Jose Abreu is a right-handed slugger in the American League, and Freddie Freeman is a left-handed slugger in the National League. Otherwise, the two might as well be the same player.
Both play first base and have made three All-Star teams since 2014, when Abreu joined the Chicago White Sox after defecting from Cuba. Both have played for only one major league team — Freeman for the Atlanta Braves — but have never reached the World Series. Both reside in the same statistical neighborhood: Abreu has a .294 career average and an .870 on-base plus slugging percentage, Freeman .295 and .892.
“That’s who I try to be is that guy you can count on and never have to worry about — and Jose Abreu is that guy for the White Sox,” Freeman said on Thursday. “All you want to do as a big league player is be consistent, and he’s been consistent since the day he got to the big leagues. Ultimate run producer. The year he had is absolutely incredible.”
Freeman’s was similarly dominant, and now he will be linked in history with Abreu as the most valuable players of the 2020 season. Abreu received 21 of 30 first-place votes from the Baseball Writers’ Association of America in the totals announced Thursday, while Freeman collected 28 of 30.
Jose Ramirez of the Cleveland Indians finished as the runner-up in the American League, with D.J. LeMahieu of the Yankees placing third. In the N.L., Mookie Betts of the Los Angeles Dodgers was second, and Manny Machado of the San Diego Padres was third.
The previous high finish in the award voting for both Abreu and Freeman was fourth place, and they are past the age of most winners. Abreu, 33, and Freeman, 31, become the first players who were over 30 on opening day of their M.V.P. season since the Yankees’ Alex Rodriguez in 2007.
Naturally, a season that was truncated to only 60 games because of the coronavirus might have taken less of a physical toll than a normal schedule.
“It feels like 60 games has been 162,” Freeman said in October, as the Braves marched to Game 7 of the N.L. Championship Series before losing to the Dodgers. “But this is all worth it.”
Freeman had especially acute challenges because of his fight with the coronavirus. He tested positive on July 3 after experiencing full-body aching and a fever, which spiked to 104.5 degrees.
“I said a little prayer that night; I’ve never been that hot before,” Freeman later told reporters. “My body was really, really hot. So I said, ‘Please don’t take me.’ I wasn’t ready.”
Freeman recovered in time for the Braves’ July 24 opener but struggled as he built back his strength. Through 13 games, he was hitting .190.
“I was just extremely tired,” Freeman said on Thursday. “It took the wind out of me just walking to the other side of the house.”
Freeman said that he was careful to conserve his energy and that he had mostly stayed inside before games, instead of practicing on the field, for more than half of the season. Feeling strong and hydrated at game time helped him play better than ever, he said.
“At the beginning, I would hop off the bag holding a runner on, and I’d get tired,” Freeman said. “So I had to save my bullets and save how I was feeling. I tried to stay away from batting practice, because we started at the end of July, and Atlanta’s pretty hot at the end of July.”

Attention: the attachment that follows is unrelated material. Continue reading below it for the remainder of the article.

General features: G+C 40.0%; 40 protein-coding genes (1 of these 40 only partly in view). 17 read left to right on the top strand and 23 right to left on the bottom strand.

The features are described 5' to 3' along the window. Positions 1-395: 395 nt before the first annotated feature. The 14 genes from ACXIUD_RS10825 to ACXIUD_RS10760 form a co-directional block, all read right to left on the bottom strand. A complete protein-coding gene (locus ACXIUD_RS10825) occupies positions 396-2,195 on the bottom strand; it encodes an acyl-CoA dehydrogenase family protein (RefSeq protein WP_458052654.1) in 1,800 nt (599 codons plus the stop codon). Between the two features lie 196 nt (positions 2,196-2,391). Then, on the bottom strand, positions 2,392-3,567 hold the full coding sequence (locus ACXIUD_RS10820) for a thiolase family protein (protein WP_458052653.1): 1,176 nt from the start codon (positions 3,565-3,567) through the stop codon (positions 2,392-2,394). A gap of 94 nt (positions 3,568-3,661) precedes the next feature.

Freeman wound up with career highs in average (.341), on-base percentage (.462) and slugging percentage (.640) while hitting 13 homers, driving in 53 runs and leading the majors in runs scored (51) and doubles (23).
Abreu had his best season since 2014, when he won the A.L. Rookie of the Year Award after starring in Cuba. He played all 60 games (like Freeman), and batted .317 with 19 homers, a major league-high 60 runs batted in and a career-best .987 O.P.S. Abreu also led the majors in total bases (148) and led the A.L. in slugging (.617) and hits (76).
Emotion poured out of Abreu after the announcement on MLB Network. He bowed his head for a minute or two, sobbed, and even punched himself. He said the award honored his mother, Daisy Correa, who told him in Cuba to pick an unusual uniform number so he would stand out.
“She is why I do every single thing every day, and she’s my motivation,” Abreu said through an interpreter. “I respect who she is. This is for her, that I am who I am.”
Abreu led the White Sox to a 35-25 record and their first playoff berth in 12 years. But they lost in the best-of-three first round to the Oakland Athletics and fired Manager Rick Renteria, replacing him with the Hall of Famer Tony La Russa, 76. The team has stuck with La Russa despite the revelation that he was arrested in February and charged with driving under the influence in Arizona.
“I cannot question if Tony’s the right person for this club or not; that’s not my call,” Abreu said. “What I can say is that Ricky was a great manager, he was a great person, he helped me a lot, and I was very honored to be part of a team that he managed. At the same time, I’m really excited to have the chance to play for a manager like Tony LaRussa. I think we have to wait and see how this goes.”
Abreu and Freeman become the first winners of the M.V.P. awards since the baseball writers removed its namesake, Kenesaw Mountain Landis, from the trophy. Landis was Major League Baseball’s first commissioner, from 1920 through 1944, and upheld the notorious color barrier.
Past winners — including Barry Larkin, Terry Pendleton and Mike Schmidt — had endorsed the idea of removing Landis’s name from the award, and the writers then voted to do so. For now, the M.V.P. has no namesake, but Freeman offered an idea.
“It really is time for the name to be removed from the M.V.P. trophy,” Freeman said of Landis. “I’ve been trying to reflect the last couple of days on who would be a great name to put on it, and the guy who won M.V.P.s in the A.L. and the N.L., Frank Robinson, I think would be a perfect name to be on the M.V.P. trophy.”